I always thought that the shunt in the bulb had a higher resistance than that of the filament and that an open filament in a bulb would reduce the voltage to the other bulbs in the set.
I've never seen that in any of the bulbs used on sets in Britain. When the filament burns out, the shunt just bridges the contacts directly (Sometimes!
It's quite noticable that the rest of the typical string of 20 lamps are brighter once two or three bulbs have shunted out, and of course the increased voltage can soon result in a chain reaction taking out more bulbs quite quickly.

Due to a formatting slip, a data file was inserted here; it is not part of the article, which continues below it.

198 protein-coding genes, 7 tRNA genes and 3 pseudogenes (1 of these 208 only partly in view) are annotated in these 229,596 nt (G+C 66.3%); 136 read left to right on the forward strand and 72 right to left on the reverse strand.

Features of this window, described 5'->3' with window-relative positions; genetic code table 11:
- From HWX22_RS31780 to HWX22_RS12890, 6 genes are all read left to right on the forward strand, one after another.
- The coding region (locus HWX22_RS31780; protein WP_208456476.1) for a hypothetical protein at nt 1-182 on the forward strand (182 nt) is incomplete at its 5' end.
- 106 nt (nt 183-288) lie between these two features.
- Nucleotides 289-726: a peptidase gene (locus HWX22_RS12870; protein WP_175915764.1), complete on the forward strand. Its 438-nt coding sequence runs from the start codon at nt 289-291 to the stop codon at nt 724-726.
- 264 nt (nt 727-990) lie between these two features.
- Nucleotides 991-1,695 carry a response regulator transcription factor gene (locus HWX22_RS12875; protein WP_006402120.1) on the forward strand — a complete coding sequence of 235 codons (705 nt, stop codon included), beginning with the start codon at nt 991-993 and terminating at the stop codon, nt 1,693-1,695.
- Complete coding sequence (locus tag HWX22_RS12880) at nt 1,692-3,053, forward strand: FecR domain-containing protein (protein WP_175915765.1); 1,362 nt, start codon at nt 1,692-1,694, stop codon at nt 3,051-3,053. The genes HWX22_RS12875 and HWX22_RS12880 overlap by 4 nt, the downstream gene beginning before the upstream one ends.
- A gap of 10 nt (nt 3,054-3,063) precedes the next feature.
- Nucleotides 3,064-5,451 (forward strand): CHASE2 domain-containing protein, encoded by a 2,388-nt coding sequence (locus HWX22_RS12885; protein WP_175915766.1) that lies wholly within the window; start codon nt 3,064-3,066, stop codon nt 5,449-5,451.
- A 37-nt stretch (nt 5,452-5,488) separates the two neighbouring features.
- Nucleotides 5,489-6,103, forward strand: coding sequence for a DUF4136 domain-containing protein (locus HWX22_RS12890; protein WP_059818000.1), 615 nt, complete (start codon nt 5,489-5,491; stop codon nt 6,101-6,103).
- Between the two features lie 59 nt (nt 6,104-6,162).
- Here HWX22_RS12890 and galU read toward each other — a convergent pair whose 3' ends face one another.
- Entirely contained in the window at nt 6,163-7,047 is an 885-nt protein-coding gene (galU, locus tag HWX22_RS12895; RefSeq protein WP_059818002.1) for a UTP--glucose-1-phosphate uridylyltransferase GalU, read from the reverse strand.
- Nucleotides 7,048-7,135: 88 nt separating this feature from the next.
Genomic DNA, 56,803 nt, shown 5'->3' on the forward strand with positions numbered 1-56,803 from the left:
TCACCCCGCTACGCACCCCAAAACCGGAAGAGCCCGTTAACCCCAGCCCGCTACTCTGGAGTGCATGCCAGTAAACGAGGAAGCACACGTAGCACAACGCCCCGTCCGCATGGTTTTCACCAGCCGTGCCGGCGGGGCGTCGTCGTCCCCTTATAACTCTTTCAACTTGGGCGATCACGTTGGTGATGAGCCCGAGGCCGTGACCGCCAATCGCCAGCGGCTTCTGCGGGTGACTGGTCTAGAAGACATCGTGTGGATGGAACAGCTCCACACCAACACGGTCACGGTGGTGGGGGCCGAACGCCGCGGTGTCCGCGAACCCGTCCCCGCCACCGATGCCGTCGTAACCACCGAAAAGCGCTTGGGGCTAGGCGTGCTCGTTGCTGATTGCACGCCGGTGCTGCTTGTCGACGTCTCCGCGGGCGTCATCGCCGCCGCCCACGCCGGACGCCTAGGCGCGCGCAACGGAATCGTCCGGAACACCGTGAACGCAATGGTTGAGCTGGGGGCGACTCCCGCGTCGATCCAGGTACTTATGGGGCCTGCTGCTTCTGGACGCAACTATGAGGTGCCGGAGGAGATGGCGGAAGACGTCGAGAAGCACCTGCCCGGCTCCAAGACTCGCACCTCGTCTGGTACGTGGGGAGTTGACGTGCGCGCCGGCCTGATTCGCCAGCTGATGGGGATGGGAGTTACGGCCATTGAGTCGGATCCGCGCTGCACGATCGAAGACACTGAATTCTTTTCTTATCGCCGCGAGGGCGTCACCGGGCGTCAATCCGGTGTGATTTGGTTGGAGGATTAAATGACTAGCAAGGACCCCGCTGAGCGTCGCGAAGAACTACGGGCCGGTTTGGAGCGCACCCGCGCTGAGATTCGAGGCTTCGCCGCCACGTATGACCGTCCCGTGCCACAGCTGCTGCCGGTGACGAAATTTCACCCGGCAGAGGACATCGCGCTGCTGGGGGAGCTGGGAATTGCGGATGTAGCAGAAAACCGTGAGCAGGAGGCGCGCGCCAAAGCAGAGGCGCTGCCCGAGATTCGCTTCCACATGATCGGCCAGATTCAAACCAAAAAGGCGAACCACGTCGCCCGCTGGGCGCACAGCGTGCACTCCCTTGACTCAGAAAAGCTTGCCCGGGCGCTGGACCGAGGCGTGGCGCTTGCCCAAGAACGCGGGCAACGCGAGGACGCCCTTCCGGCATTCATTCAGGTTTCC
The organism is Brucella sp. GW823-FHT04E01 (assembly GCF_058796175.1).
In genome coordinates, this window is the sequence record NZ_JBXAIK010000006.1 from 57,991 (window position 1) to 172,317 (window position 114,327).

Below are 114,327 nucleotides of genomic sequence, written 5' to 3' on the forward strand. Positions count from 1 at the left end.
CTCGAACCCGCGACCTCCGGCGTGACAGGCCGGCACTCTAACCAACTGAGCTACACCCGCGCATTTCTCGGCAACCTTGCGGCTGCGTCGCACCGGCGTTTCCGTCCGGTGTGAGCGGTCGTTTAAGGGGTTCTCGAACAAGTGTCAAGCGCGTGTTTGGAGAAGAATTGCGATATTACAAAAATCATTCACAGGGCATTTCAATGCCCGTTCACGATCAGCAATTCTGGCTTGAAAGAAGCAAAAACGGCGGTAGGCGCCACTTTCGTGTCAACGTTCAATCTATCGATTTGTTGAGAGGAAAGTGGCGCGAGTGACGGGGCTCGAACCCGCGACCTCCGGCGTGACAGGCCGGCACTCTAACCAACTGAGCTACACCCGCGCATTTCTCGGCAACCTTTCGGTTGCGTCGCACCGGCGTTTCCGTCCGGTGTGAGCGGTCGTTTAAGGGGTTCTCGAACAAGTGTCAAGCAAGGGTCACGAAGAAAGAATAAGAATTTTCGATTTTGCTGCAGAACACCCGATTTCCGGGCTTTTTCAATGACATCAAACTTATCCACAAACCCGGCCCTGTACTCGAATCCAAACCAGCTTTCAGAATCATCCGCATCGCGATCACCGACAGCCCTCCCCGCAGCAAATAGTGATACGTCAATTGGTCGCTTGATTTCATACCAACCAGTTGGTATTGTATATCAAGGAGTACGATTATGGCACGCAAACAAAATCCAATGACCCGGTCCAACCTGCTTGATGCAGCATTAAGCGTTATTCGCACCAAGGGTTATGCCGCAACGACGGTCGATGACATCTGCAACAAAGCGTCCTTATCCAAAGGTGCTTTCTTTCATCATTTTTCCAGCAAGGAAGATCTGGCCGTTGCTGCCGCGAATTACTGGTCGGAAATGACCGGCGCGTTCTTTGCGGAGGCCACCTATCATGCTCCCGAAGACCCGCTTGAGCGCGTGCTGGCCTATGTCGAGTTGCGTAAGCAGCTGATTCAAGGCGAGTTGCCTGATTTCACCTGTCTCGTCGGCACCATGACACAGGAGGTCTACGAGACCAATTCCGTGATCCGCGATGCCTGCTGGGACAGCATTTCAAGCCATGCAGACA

Sets sold here usually come with one "fuse bulb" (identified by plain glass with just a white-painted tip) intended to open the circuit if too many regular bulbs short out. In practice it quite often takes 5 or 6 to go before the fuse bulb operates.